In a career spanning over 60 years, Jones made more than 300 animated films, winning three Oscars as director and in 1996 an honorary Oscar for Lifetime Achievement. Among the many awards and recognition, one of those most valued was the honorary life membership from the Directors Guild of America.
During the Golden Age of animation Jones helped bring to life many of Warner Bros. most famous characters—Bugs Bunny, Daffy Duck, Elmer Fudd and Porky Pig. The list of characters he created himself includes Road Runner, Wile E. Coyote, Marvin Martian, Pepe le Pew, Michigan J. Frog and many others. He also produced, directed and wrote the screenplays for “Dr. Seuss’ How the Grinch Stole Christmas,” a television classic, as well as the feature-length film “The Phantom Tollbooth.” In addition, Jones was a prolific artist whose work has been exhibited at galleries and museums worldwide.
Jones often recalled a small child who, when told that Jones drew Bugs Bunny, replied: “He doesn’t draw Bugs Bunny. He draws pictures of Bugs Bunny.” His point was that the child thought of the character as being alive and believable, which was, in Jones’ belief, the key to true character animation.
Born on September 21, 1912 in Spokane, Washington, Jones grew up in Hollywood where he observed the talents of Charlie Chaplin and Buster Keaton and worked occasionally as a child extra in Mac Sennett comedies. After graduating from Chouinard Art Institute in Los Angeles (now California Institute of the Arts) Jones drew pencil portraits for a dollar a piece on Olvera Street. Then, in 1932, he got his first job in the fledgling animation industry as a cel washer for former Disney animator, Ubbe Iwerks. It was at Iwerks Productions that he met Dorothy Webster, to whom he was married in 1932.
In 1936 Jones was hired by Friz Freleng as an animator for the Leon Schlesinger Studio (later sold to Warner Bros.). Jones admired and revered Freleng for the rest of his life, saying, “No one except Tex Avery had as perfect a sense of timing as did Friz Freleng.”
In 1937 his daughter, Linda, was born, and in 1938 he directed his first film, The Night Watchman.
He worked with and for directors Tex Avery and Bob Clampett until the early forties when they left the studio, and for the remainder of his years at Warner Bros. he worked in parallel with directors Friz Freleng and Robert McKimson. He remained at Warner Bros. until the studio was closed in 1962.
During those years, sometimes referred to later as the Golden Years of Warner Bros. animation, arguably some of the most enduring cartoons ever made were produced; most of them still enjoying worldwide recognition daily.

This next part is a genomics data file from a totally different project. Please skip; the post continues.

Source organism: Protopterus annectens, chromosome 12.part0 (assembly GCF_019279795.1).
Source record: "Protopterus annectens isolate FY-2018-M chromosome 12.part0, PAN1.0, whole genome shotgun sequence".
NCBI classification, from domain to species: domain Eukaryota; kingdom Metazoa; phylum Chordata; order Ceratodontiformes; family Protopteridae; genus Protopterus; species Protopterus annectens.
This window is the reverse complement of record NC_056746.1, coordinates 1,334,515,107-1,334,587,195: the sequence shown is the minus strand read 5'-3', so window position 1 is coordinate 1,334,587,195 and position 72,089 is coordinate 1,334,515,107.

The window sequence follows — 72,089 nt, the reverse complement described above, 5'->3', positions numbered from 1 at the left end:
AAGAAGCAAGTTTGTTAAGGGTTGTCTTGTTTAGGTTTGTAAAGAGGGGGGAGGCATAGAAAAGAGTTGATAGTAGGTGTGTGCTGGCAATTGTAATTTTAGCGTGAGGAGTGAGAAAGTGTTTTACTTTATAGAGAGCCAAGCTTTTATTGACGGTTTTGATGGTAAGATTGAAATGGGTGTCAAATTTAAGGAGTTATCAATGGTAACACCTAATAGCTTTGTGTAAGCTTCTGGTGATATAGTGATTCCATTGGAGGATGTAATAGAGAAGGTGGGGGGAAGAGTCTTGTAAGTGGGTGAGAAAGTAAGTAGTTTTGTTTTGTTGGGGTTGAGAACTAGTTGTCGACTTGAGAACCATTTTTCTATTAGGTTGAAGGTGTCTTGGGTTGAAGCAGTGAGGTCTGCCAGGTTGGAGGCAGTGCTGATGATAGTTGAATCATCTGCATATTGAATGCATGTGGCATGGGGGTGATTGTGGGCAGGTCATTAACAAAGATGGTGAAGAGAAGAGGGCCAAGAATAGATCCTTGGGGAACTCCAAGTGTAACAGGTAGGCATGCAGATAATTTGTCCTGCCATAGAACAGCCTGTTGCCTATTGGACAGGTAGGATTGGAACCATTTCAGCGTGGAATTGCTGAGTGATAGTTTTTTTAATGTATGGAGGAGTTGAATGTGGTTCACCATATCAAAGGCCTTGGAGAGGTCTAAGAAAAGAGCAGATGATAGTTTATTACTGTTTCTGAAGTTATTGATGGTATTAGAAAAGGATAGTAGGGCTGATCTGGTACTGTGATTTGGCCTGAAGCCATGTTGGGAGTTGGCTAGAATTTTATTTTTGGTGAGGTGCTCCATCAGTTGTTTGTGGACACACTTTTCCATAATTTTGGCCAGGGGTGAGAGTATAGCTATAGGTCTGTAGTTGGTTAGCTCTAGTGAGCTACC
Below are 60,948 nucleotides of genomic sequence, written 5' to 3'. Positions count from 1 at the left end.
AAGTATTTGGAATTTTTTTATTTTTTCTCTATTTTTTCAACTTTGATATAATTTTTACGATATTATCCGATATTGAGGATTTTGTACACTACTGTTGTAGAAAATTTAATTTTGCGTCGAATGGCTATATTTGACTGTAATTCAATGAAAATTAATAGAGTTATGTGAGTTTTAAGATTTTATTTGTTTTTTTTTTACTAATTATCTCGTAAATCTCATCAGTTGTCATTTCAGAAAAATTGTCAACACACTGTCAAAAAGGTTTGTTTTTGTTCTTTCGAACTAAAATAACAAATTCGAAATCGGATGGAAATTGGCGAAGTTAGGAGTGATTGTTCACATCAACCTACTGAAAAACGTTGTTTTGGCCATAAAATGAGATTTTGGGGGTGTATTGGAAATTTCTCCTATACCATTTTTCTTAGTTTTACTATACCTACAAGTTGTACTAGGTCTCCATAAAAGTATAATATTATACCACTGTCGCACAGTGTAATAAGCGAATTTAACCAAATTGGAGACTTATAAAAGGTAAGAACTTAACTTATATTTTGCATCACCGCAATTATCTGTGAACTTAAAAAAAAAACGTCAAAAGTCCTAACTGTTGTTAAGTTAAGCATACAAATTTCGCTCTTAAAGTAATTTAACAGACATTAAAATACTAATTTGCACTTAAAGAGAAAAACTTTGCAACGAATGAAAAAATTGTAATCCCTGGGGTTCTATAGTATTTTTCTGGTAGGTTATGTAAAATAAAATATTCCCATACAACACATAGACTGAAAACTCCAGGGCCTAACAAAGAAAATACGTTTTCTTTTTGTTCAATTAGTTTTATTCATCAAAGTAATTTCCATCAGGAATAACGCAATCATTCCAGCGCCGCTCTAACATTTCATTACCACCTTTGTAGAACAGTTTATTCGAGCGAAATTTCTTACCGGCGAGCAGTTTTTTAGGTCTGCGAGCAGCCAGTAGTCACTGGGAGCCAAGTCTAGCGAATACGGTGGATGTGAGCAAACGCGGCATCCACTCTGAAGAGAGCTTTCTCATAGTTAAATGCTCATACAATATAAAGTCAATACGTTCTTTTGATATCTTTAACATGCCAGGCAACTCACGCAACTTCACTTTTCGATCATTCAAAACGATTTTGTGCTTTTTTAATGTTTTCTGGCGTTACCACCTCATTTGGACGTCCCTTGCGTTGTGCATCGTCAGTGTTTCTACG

When Warner Bros. closed, and after a very short stay at the Disney Studios, Jones moved to MGM Studios, where he created new episodes from the Tom and Jerry cartoon series. While there, in addition to The Phantom Tollbooth and Dr. Seuss’ How the Grinch Stole Christmas, Jones directed the Academy Award-winning film, The Dot and the Line.
Jones established his own production company, Chuck Jones Enterprises, in 1962 and produced nine half-hour animated films for television including Rudyard Kipling’s Rikki Tikki Tavi, Mowgli’s Brothers, and The White Seal.
After the death of his first wife, Jones met and married the love of his life, Marian Dern, who remained his best friend, lover and companion for the rest of his life.
In the late 70s Jones and his daughter, Linda, pioneered a continuing art business featuring limited edition images created by Jones depicting scenes from his most enduring cartoons. He continued to support his daughter’s business, generously making appearances, drawings, and paintings, in addition to signing countless editions of images, which continue to delight collectors and fans worldwide.
One of his films, the Wagnerian mini epic, What’s Opera, Doc? was inducted into the National Film Registry for being “among the most culturally, historically, and aesthetically significant films of our time.”
In recent years, Jones’ work has been honored at film festivals and museums throughout the world, including a one-man retrospective at the Museum of Modern Art in New York City. His autobiography, Chuck Amuck, appeared in 1989, now in its fifth printing. Chuck Reducks: Drawing From the Fun Side of Life, his follow-up to the first book, was published in 1996.
In 2000, Jones established the Chuck Jones Foundation [now the Chuck Jones Center for Creativity], designed to recognize, support and inspire continued excellence in art and the art of classic character animation. The Center’s vision is to inspire the innate creative genius within each person that leads to a more joyous, passionate, and harmonious life and world. The Center for Creativity is dedicated to re-invigorating the creative spirit through art classes, exhibitions, lectures, and film festivals, all of which spring from the material in the Chuck Jones archive. Jones was a determined saver and his writings, art, and other ephemera from a nine-decade life, along with his philosophy of guiding and nurturing instruction, form the basis of the programs offered.
Director Peter Bogdanovich once explained the enduring appeal of Jones’ work: “It remains, like all good fables and only the best art, both timeless and universal.”
ChuckJones died at the age of 89 in February 2002, but he leaves a legacy of brilliance, comedy, joy, color, and laughter that will live on forever.